THE OPENING DOORS by Lois Henderson

THE OPENING DOORS

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KIRKUS REVIEW

Being ""My Child's First Eight Years Without Sight"", this is an affecting account of the upswing from heartbreak to hope- and pride- as the Hendersons learned, with their boy David, to widen the world of a blind youngster. From the first few days after his birth when David did not open his eyes, and the uneasy suspicion that he might have inherited her defective vision (Mrs. Henderson had lost the sight of one eye), to the established fact some months later that he would never see, there was the hard won acceptance of the finality of his blindness and the immunity to the constraint it caused in them and in others. The decision not to have another child of their own led to the adoption of Mary Sue; the difficulties of teaching David were eased by help from a friend at the Association for the Blind; the move to Pittsburgh enabled them to send David to a special school. But there were many problems for the Hendersons to handle; his initial difficulties in learning to walk and talk; his social diffidence and exacerbated fears and extreme dependence; his slow adjustments to other children- save for one friend--- until now they know that the hardest years are behind them..... A frank and feeling account of the physical and emotional adaptation to a special situation, this has its practical value for others who face this problem- as well as a sympathetic appeal.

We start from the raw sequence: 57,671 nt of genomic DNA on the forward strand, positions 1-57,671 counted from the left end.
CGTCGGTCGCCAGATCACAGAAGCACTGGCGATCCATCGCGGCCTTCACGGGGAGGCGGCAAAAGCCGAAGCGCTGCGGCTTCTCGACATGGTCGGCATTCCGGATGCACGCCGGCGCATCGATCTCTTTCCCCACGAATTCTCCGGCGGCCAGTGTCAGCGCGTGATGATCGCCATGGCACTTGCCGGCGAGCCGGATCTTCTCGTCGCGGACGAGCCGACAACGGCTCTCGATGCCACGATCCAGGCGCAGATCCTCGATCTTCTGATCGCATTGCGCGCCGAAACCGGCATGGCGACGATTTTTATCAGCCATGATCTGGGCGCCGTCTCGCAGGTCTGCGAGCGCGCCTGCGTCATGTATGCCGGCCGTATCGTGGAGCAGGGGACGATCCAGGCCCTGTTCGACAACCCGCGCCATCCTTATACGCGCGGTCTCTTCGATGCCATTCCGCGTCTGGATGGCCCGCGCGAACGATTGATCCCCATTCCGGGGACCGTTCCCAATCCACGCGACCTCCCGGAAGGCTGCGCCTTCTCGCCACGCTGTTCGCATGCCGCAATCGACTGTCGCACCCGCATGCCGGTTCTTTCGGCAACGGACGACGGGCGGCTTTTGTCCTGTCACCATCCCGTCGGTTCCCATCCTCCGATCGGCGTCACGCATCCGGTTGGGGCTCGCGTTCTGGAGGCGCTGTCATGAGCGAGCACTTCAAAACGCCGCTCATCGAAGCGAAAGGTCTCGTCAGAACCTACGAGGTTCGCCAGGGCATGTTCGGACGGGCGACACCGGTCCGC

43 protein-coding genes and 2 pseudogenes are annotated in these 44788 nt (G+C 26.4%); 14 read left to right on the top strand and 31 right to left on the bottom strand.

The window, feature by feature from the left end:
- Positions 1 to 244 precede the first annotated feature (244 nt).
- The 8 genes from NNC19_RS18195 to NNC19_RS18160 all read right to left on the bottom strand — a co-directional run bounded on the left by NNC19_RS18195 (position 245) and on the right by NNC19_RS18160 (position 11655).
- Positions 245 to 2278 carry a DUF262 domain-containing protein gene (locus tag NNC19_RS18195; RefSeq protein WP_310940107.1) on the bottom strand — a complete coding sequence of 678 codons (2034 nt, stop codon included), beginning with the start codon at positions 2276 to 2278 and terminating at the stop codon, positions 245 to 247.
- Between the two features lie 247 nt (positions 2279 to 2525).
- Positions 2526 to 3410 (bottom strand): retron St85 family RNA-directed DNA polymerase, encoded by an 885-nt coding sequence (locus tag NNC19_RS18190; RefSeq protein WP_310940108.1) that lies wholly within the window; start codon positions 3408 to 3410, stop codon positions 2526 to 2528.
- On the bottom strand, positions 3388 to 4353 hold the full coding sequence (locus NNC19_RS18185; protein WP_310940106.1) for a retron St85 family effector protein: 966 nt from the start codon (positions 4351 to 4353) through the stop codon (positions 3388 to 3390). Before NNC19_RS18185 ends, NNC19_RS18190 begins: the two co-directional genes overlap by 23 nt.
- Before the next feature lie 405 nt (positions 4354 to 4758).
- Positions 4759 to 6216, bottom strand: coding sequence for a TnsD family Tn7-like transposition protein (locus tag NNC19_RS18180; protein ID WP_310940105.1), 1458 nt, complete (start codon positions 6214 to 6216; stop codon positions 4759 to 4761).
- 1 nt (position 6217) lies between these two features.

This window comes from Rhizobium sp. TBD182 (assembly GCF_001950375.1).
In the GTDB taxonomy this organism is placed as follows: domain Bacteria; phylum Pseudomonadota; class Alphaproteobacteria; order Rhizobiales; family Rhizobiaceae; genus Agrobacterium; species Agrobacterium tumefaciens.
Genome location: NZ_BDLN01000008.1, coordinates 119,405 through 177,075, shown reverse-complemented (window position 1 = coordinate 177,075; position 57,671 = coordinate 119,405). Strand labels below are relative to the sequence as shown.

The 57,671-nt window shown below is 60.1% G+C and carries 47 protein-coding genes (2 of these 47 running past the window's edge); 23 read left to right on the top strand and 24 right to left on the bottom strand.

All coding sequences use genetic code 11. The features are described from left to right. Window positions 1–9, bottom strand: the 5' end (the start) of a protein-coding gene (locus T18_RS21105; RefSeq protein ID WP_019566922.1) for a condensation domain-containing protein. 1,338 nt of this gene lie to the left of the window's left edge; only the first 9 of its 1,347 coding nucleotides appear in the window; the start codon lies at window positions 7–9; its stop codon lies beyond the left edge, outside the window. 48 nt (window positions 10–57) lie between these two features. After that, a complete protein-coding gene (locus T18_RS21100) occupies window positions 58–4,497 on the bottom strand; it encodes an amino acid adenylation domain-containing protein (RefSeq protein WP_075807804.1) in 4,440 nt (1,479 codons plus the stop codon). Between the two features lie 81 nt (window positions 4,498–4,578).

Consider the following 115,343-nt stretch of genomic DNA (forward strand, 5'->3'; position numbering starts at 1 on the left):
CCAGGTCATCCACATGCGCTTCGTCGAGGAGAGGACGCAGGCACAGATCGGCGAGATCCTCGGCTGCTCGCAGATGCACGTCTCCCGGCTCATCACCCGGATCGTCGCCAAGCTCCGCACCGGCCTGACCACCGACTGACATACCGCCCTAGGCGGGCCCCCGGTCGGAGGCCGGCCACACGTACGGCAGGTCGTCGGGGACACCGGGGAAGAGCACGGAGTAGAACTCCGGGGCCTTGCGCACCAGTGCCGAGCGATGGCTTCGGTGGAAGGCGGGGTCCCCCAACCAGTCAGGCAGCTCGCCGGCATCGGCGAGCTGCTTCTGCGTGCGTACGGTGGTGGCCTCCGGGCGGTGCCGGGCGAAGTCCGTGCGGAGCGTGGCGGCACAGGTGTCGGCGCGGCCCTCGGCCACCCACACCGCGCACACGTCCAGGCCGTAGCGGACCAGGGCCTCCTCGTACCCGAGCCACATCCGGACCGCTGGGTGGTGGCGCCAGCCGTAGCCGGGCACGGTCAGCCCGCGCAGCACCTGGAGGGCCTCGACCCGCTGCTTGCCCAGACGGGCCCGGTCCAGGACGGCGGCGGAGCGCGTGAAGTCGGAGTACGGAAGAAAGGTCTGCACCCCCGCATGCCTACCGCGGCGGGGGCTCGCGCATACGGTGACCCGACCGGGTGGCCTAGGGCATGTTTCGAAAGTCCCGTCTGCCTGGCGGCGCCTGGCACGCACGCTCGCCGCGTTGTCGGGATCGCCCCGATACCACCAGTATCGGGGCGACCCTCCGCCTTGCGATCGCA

Pub Date: Aug. 26th, 1954
Publisher: John Day